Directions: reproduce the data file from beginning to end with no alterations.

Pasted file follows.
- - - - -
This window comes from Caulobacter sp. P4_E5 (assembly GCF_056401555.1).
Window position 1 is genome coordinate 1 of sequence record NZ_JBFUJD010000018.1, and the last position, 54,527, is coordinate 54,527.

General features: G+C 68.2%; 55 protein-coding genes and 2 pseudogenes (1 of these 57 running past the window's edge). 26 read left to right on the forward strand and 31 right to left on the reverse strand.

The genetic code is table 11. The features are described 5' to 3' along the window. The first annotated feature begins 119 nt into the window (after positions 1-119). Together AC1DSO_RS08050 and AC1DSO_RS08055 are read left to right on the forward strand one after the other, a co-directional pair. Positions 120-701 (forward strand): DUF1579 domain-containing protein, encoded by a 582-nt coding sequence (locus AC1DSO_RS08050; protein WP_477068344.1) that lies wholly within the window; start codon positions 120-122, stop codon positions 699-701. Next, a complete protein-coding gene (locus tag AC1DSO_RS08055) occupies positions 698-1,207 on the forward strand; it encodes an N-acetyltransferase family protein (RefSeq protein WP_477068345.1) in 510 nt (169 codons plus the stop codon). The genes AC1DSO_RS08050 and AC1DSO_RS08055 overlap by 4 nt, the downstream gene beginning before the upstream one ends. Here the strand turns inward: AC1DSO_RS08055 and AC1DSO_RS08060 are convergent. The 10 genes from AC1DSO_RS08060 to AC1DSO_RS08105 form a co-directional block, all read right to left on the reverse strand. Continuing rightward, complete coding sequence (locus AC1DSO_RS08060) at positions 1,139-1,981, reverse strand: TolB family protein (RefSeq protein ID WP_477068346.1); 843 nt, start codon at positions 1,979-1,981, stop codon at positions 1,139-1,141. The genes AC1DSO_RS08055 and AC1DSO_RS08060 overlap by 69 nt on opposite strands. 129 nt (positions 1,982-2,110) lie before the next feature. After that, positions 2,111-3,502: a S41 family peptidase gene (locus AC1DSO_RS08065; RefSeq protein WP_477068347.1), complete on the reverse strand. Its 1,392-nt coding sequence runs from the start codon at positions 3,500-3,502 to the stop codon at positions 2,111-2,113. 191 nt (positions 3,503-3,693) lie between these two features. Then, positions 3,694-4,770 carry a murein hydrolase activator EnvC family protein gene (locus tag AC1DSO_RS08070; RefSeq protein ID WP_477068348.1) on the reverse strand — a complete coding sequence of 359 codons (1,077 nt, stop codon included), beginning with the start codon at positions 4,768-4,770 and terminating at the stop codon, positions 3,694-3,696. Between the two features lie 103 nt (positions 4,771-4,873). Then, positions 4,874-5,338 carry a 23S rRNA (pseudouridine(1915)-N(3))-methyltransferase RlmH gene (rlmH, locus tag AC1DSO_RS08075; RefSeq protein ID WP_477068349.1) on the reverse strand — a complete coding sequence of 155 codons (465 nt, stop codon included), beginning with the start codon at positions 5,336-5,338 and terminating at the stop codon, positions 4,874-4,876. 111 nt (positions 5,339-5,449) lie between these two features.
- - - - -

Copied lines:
This window comes from Caulobacter sp. P4_E5 (assembly GCF_056401555.1).
Window position 1 is genome coordinate 1 of sequence record NZ_JBFUJD010000018.1, and the last position, 54,527, is coordinate 54,527.

General features: G+C 68.2%; 55 protein-coding genes and 2 pseudogenes (1 of these 57 running past the window's edge). 26 read left to right on the forward strand and 31 right to left on the reverse strand.

The genetic code is table 11. The features are described 5' to 3' along the window. The first annotated feature begins 119 nt into the window (after positions 1-119). Together AC1DSO_RS08050 and AC1DSO_RS08055 are read left to right on the forward strand one after the other, a co-directional pair. Positions 120-701 (forward strand): DUF1579 domain-containing protein, encoded by a 582-nt coding sequence (locus AC1DSO_RS08050; protein WP_477068344.1) that lies wholly within the window; start codon positions 120-122, stop codon positions 699-701. Next, a complete protein-coding gene (locus tag AC1DSO_RS08055) occupies positions 698-1,207 on the forward strand; it encodes an N-acetyltransferase family protein (RefSeq protein WP_477068345.1) in 510 nt (169 codons plus the stop codon). The genes AC1DSO_RS08050 and AC1DSO_RS08055 overlap by 4 nt, the downstream gene beginning before the upstream one ends. Here the strand turns inward: AC1DSO_RS08055 and AC1DSO_RS08060 are convergent. The 10 genes from AC1DSO_RS08060 to AC1DSO_RS08105 form a co-directional block, all read right to left on the reverse strand. Continuing rightward, complete coding sequence (locus AC1DSO_RS08060) at positions 1,139-1,981, reverse strand: TolB family protein (RefSeq protein ID WP_477068346.1); 843 nt, start codon at positions 1,979-1,981, stop codon at positions 1,139-1,141. The genes AC1DSO_RS08055 and AC1DSO_RS08060 overlap by 69 nt on opposite strands. 129 nt (positions 1,982-2,110) lie before the next feature. After that, positions 2,111-3,502: a S41 family peptidase gene (locus AC1DSO_RS08065; RefSeq protein WP_477068347.1), complete on the reverse strand. Its 1,392-nt coding sequence runs from the start codon at positions 3,500-3,502 to the stop codon at positions 2,111-2,113. 191 nt (positions 3,503-3,693) lie between these two features. Then, positions 3,694-4,770 carry a murein hydrolase activator EnvC family protein gene (locus tag AC1DSO_RS08070; RefSeq protein ID WP_477068348.1) on the reverse strand — a complete coding sequence of 359 codons (1,077 nt, stop codon included), beginning with the start codon at positions 4,768-4,770 and terminating at the stop codon, positions 3,694-3,696. Between the two features lie 103 nt (positions 4,771-4,873). Then, positions 4,874-5,338 carry a 23S rRNA (pseudouridine(1915)-N(3))-methyltransferase RlmH gene (rlmH, locus tag AC1DSO_RS08075; RefSeq protein ID WP_477068349.1) on the reverse strand — a complete coding sequence of 155 codons (465 nt, stop codon included), beginning with the start codon at positions 5,336-5,338 and terminating at the stop codon, positions 4,874-4,876. 111 nt (positions 5,339-5,449) lie between these two features.